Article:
It’s easy to forget when you’re walking the narrow streets of the old town – hemmed in by the city walls – that you’re out on a headland here. Further up the coast and looking back in this direction it becomes obvious; Spain tapers to a fine point in Tarifa, a slender town that reaches out into the Strait like a white needle reversed. Reversed because it’s the eye of the needle that stretches seaward and not the point – at the very tip of the headland there is a thickening where a causeway divides the Atlantic and the Mediterranean and joins the town with the Isla de Tarifa, a round and rocky former island that since it was joined to the mainland in the early 19th century has qualified as the most southerly point of the European continent.
The island is military and out of bounds. Walkers are welcome on the causeway – which, with the winds around here, is an act of bravery in itself at times – but no further. The island at the far end is gated and walled in with Napoleonic and British fortifications. It’s been tantalising me since I came to this town almost three years ago – a secret Tarifa has been keeping. When a tourist stands at the meeting point of the two seas and reads the ceramic plaque that tells them they’ve reached Europe’s southern extremity, they haven’t. They can see it in the form of the lighthouse that stands on the island’s southern coast but they’re still about a kilometre away. Which is to say, of course, I’m still about a kilometre away.
It’s been bugging me.
So when L, our friend and intercambio, announced a couple of weeks ago that the walking group he’s a member of had secured permission to get onto the island for a visit and that there were places available, I jumped on it. A visit to the tourist office to submit our photo id for military inspection and we were all signed up.
I say military – the island is in fact administrated by the Guardia Civil, the army having vacated in 2001 with the abolition of compulsory national service. Many Cádiz men of a certain age will have done their stint here but for us and L, who is madrileño, it has always been a mystery. Like any old sod of turf around here it is of course steeped in history – a place of sacrifice for the Phoenicians, the Romans may also have had a camp here but perhaps most interestingly, it is probably where a Berber scouting party led by one Tarif Ibn Malluk, who would give his name to the town, landed a year before the Arab invasion of the peninsula.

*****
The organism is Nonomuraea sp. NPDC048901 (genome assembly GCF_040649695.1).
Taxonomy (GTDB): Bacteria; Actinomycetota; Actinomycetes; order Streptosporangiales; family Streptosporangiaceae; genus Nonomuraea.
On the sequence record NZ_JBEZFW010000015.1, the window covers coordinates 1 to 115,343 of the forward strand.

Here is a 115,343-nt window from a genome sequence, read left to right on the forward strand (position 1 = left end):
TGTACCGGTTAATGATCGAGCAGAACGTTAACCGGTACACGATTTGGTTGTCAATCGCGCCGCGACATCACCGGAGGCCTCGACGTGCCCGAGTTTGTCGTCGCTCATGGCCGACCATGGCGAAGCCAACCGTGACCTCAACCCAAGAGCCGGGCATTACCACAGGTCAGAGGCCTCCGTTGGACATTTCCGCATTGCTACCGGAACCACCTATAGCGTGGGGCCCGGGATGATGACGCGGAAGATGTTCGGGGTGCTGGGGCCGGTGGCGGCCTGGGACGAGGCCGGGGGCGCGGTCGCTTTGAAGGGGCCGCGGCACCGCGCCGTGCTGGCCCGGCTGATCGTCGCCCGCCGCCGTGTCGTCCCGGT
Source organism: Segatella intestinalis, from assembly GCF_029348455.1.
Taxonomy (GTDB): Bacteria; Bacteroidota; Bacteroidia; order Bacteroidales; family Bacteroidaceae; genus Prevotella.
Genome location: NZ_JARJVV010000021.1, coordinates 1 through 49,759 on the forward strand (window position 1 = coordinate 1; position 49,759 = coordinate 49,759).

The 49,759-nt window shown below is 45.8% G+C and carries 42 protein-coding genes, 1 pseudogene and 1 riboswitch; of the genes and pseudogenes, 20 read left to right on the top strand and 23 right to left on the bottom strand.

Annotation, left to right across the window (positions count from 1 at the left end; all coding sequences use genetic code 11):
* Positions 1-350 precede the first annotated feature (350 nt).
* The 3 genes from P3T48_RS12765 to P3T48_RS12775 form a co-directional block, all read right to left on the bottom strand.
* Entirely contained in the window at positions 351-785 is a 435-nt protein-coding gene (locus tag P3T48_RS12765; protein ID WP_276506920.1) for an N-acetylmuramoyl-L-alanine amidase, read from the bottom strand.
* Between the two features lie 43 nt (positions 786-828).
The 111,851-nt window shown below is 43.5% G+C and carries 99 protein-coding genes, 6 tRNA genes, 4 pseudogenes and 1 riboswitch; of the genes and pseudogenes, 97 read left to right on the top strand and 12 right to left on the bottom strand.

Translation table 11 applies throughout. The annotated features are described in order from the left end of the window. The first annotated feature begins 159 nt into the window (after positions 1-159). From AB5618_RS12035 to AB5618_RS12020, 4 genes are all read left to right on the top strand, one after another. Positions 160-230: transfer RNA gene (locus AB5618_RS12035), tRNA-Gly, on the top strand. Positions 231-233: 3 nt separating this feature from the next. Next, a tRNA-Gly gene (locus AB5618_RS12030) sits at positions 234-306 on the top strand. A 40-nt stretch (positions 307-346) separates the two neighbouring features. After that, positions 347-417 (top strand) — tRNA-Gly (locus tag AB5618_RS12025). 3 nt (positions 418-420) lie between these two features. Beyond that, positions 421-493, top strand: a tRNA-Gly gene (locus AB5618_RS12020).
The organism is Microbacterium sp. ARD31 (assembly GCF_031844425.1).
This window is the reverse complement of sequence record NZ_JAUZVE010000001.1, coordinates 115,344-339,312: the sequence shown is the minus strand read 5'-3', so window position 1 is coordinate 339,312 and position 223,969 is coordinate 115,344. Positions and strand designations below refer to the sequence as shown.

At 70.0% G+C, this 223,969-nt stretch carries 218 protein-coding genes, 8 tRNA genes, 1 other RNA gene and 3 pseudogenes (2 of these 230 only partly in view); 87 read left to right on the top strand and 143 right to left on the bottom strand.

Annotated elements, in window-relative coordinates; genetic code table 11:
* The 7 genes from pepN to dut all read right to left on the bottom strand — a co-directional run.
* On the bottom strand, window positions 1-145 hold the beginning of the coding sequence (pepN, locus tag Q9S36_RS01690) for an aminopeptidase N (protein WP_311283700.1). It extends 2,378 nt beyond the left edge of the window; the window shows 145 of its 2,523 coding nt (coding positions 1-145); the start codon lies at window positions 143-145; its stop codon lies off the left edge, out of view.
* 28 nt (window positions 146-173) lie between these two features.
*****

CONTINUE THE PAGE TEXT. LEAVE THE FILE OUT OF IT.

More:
These days the island is the jewel in the crown of the Natural Park of the Strait, presumably because nobody can trample all over it; it’s covered in limonium, a hardy, ground-hugging and endangered shrub perfectly designed for local winds and a rare fern, also endangered. Bird life is monitored here. As we wander along its rock shore though, it’s the bones that strike us. The ground is littered with them, maybe three inches in length and too thick for bird bones. We never do figure out what they are as we explore the coves and rock shelves. It adds to the mystery.
The lighthouse is the tallest structure, white and raised to its current height in 1854. After that it’s the gun batteries, the monolithic semi-circles built here by British engineers in the 19th century; they are sturdy and dark, unused but in good condition. There are bunkers – eccentrically moulded concrete mounds that look like asturian brañas till you get up close. It’s a wild place with a windswept, Atlantic feel to it and nothing at all like any scenes that the words ‘southern Europe’ might conjure. Despite its ancient history its the 19th century that has left the largest physical impression.
Not the most evocative though. It’s the island’s more recent past that resonates most; at its centre lies the compound of living quarters for the soldiers who would have done their service here. Barracks and a canteen, tiled out in andalusian style just as the bars of the old town are at the far end of the causeway. Before the kite surfers came to Tarifa it was these young men, brought here from all over the country, who gave the town’s economy a much needed shot in the arm, shopping in the shops, eating in the bars and cafeterías, taking the local girls out, marrying them sometimes – there are families in town that came from such unions.
The buildings are abandoned now, crumbling and acquiring a patina of decay – peeling paint and chipped rendering, the interior spaces strewn with debris, the windows glassless cavities and the doors gone, requisitioned no doubt for some second purpose. For P, the group leader who did his service here, it must be strange to see the place is this state. Even for us it isn’t difficult to populate the place, in our mind’s eye, with the bustle of barrack life. The dorms, the athletics track, the little square replete with fountain – an avatar of the plazuelas these men would have known back home.
On the other side of an open space, on a part of the island we will not be visiting, another compound – the island’s current purpose is carried out over there behind high fences and beyond the reach of the curious. “Moors” still end up on this island, just as they first did thirteen centuries ago. These days they are picked up by the Spanish authorities – out on the Strait in some pathetic dinghy or in some coastal cove, thinking they’ve made it – and they are detained here: men, usually of sub-saharan origin in a desperate break for Europe and a new life.
Quite the reversal of fortune when held up agains the Arab and Berber invasion that in a way began right here, but fitting also, I suppose, that these men get to see this place before moving on, the water on one side of them and Iberia on the other as they nestle between the barracks, batteries and bunkers that so many have built to fortify this place: to protect Spain, to subdue it, to dominate the Straits that divide it from another world.
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